SINGAPORE (Aug 29): Less than a year after executive chairman Lim Hee Liat and executive director Chia Cher Khiang were hauled up to assist in investigations by the authorities, coffeeshop operator Kimly is back in the spotlight for the wrong reasons.

Kimly’s former director, Alain Ong Eng Sing, is facing a lawsuit by Japanese-owned beverage giant Pokka for conspiring with others to divert business to another beverage company, Asian Story Corporation (ASC).

Pokka alleges that Ong had breached his duties as a director and employee.

Top photo: Alain Ong Eng Sing (far left), with Lim Hee Liat (third from left) and Chia Cher Khiang (second from right), in Kimly’s FY17 annual report.

Ong, the former deputy group CEO of Pokka Corporation (Singapore) and CEO of Pokka International, is also accused of inflating the value of ASC in the run-up to its acquisition by Kimly. He was removed from his posts in Pokka in September last year following internal investigations.

Another former Pokka International employee, former commercial director Chin Ghim Wah, has also been named as a defendant in the lawsuit.

Kimly in July last year had completed the acquisition of ASC for $16 million in cash. But barely five months later in November, the company announced it was cancelling the deal.

See: Kimly acquires seller of Asian Story drinks for $16 mil

Besides selling drinks in local flavours such as chrysanthemum tea, soya bean and bandung under its own “Asian Story” brand, ASC also distributes other companies’ products. The company also claims to have a 7.7% market share among the so-called Asian drink market in Singapore.

In a Nov 29 announcement, Kimly said ASC outsources the production of drinks to Pokka, and that it had received a letter from Pokka a week earlier giving six months’ notice that the arrangement will be stopped.

According to Pokka’s court filing, it had entered into a manufacturing agreement with ASC to develop recipes and make Asian drinks on behalf of ASC on Ong’s advice.

The beverage manufacturer claims that Ong’s true intention was to use the Pokka brand to promote the ASC drinks, and alleges that the agreement was "without merit or commercial justification" as it diverted its business opportunity of producing its own range of Asian drinks.

In addition, Pokka alleges that Ong had conspired with others to offer preferential trade deals on ASC products, give incentives for Pokka International employees to sell ASC products, and attempt to divert corporate opportunities from Pokka to ASC.

Pokka says it also incurred significant advertising and promotional expenses, which were for the benefit of ASC.

The group alleges that Ong was part of a conspiracy that caused Pokka at least $10 million in losses.

In a separate announcement on Nov 29 last year, Kimly also revealed that its executive chairman Lim and executive director Chia were under investigation by the Commercial Affairs Department and the Monetary Authority of Singapore for a suspected offence under Section 199 of the Securities and Futures Act.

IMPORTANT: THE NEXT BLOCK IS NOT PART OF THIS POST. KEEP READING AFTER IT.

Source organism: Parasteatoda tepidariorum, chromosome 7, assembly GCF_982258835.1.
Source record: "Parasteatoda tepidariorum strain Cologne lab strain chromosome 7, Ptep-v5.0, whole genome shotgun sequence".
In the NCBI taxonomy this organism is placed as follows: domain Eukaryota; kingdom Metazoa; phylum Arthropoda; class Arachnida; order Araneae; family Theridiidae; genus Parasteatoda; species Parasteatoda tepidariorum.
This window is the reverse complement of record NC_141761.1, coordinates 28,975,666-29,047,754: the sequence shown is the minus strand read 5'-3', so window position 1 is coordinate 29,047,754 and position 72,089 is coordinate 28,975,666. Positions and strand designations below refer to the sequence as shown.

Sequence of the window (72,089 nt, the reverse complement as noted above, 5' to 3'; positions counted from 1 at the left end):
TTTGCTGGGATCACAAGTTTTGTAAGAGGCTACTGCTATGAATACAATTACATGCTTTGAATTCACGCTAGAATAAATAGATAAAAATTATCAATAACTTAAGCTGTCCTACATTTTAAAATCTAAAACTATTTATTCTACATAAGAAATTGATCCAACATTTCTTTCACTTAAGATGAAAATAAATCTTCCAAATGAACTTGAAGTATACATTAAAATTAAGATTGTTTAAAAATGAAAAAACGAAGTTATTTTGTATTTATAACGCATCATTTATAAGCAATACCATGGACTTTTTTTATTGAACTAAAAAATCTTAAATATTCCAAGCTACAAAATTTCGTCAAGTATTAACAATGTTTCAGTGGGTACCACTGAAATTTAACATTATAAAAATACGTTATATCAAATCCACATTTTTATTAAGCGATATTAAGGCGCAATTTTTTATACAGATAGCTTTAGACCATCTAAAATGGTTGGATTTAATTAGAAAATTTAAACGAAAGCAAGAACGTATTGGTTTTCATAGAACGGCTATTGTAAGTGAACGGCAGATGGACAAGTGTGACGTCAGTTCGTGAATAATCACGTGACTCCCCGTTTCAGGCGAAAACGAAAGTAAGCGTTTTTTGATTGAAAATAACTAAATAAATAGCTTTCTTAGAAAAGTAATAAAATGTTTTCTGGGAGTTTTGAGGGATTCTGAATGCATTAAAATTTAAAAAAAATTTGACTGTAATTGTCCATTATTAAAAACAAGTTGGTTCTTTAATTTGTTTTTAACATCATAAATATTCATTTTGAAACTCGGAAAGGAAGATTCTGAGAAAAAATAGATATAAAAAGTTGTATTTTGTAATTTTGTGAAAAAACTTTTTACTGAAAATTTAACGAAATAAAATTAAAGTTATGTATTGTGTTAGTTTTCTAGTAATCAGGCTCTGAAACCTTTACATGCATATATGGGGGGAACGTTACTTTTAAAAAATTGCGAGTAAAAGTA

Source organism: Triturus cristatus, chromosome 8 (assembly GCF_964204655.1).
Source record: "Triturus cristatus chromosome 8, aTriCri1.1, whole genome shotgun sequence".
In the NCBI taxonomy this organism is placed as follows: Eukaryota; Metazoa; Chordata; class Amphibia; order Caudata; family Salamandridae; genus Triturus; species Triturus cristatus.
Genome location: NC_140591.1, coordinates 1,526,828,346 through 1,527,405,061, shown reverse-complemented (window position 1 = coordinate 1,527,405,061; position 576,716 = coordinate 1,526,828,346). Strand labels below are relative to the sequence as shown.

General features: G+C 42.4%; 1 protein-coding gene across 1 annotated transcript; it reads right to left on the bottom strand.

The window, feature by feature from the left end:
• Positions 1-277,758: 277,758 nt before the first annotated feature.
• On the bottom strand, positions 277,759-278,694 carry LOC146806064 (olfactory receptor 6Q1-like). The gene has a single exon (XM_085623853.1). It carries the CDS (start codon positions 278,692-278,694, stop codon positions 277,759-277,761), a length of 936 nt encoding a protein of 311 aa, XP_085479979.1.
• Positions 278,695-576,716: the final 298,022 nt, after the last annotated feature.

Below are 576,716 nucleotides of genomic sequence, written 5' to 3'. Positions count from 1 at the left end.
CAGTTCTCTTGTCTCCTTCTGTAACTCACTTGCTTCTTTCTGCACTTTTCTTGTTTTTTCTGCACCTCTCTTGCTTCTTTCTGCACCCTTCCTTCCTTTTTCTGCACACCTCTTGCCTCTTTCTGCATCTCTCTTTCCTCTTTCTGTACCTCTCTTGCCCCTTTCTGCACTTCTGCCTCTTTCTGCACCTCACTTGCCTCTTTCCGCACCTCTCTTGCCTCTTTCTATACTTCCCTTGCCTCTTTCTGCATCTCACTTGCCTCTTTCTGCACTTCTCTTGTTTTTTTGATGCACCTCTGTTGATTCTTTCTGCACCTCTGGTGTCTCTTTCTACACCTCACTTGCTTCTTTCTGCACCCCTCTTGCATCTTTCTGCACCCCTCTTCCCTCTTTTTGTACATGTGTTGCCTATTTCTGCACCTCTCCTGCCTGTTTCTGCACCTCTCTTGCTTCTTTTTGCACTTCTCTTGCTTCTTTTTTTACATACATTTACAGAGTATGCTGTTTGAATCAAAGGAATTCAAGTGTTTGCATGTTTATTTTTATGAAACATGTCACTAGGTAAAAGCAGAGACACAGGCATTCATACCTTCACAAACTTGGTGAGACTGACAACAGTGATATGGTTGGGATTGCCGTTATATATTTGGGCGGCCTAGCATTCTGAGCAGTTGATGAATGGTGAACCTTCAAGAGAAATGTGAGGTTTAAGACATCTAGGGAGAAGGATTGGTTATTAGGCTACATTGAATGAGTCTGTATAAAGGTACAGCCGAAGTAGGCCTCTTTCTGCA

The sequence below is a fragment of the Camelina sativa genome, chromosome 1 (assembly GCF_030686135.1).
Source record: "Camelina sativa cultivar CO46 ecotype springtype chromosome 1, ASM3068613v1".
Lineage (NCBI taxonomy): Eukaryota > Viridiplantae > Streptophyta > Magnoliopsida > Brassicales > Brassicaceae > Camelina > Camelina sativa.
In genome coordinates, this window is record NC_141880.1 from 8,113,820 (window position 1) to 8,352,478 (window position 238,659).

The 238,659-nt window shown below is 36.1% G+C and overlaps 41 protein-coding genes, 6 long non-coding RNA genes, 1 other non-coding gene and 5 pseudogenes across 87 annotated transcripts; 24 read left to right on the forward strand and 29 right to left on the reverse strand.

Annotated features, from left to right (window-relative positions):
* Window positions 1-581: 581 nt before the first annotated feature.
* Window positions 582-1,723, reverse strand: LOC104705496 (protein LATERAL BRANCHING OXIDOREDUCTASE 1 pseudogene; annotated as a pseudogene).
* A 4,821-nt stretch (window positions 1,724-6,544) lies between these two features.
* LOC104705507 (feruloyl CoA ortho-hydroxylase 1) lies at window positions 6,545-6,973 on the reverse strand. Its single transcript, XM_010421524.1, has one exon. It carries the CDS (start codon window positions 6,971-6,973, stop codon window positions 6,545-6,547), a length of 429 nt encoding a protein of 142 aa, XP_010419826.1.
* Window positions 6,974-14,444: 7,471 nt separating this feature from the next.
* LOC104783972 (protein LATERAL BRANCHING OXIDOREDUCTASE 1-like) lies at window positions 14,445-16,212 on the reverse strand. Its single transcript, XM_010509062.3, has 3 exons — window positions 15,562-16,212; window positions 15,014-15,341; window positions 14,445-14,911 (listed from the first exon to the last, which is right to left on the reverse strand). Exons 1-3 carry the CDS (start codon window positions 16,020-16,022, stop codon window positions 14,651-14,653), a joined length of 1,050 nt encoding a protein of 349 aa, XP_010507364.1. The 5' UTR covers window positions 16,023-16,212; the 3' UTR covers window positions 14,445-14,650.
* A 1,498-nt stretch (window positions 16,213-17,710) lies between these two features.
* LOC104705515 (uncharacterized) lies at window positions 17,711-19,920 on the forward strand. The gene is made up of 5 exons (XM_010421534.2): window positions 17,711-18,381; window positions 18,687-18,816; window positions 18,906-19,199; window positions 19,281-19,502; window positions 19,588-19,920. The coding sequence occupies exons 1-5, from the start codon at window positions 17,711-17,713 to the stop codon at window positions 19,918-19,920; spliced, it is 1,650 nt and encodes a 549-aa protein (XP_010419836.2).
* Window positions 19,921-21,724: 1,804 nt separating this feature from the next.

See: Kimly chairman and director under probe; $16 mil acquisition cancelled

The duo were later arrested on Dec 4, but released on bail the next day. The company said they continue to assist in the investigations, but that no formal charges have been made against them by the authorities.

It is not known if the investigations are related to the Pokka lawsuit and Ong. Media reports said Ong had been instrumental in Kimly's ASC acquisition.

Citing court documents, local media reported that ASC was set up in December 2009 by Amos Wang Chia Ye, who was employed as a sales and marketing director in Pokka International between July 2013 and February 2018.

In April 2015, Wang’s entire shareholding in ASC was transferred to Seah Li Ling, the wife of former Kimly executive director Glenn Seah.

Pokka says its investigations found that Kimly’s Lim became the beneficial owner of the ASC shares under Seah's name around March 2016.

Ong, the husband of actress Vivian Lai, was appointed by Kimly in February 2017 as a non-executive and non-independent director. He was also a member of the group’s audit and remuneration committees.

The group made its debut on the Singapore Exchange a month later in March, in what was one of the hottest initial public offerings of 2017.

Its shares opened trading at 55 cents on Mar 20, more than double of its IPO price of 25 cents.

But things have gone downhill for the coffeeshop operator since then. Shares in Kimly closed half a cent down at a 52-week low of 22.5 cents on Aug 29.

In January 2018, Kimly announced the retirement of Ong, then 42, from the board as well as the audit and remuneration committees.

Although eligible for re-election, Kimly said in a filing to SGX that Ong had stepped down due to “other principal commitments”. According to the announcement, Ong at that time held 5.14 million shares in Kimly.

Ong was not included in Kimly’s FY18 annual report and has also since been removed from its website.

For the latest 3Q19 ended June, the coffeeshop operator reported a 6% drop in earnings to $4.7 million, despite a 3.5% increase in revenue to $51.6 million.

The bottom-line decline came on the back of higher expenses.

Cost of sales rose 3.9% to $42.1 million, mainly due to cost contribution from the newly acquired businesses Tonkichi and Rive Gauche.

Meanwhile, selling and distribution expenses jumped 38.8% to $1.2 million on an increase in delivery charges, cleaning and packaging materials used, and administrative expenses rose 5.1% to $3.3 million due to higher depreciation of property, plant and equipment.

See: Kimly posts 6% drop in 3Q earnings to $4.7 mil on higher expenses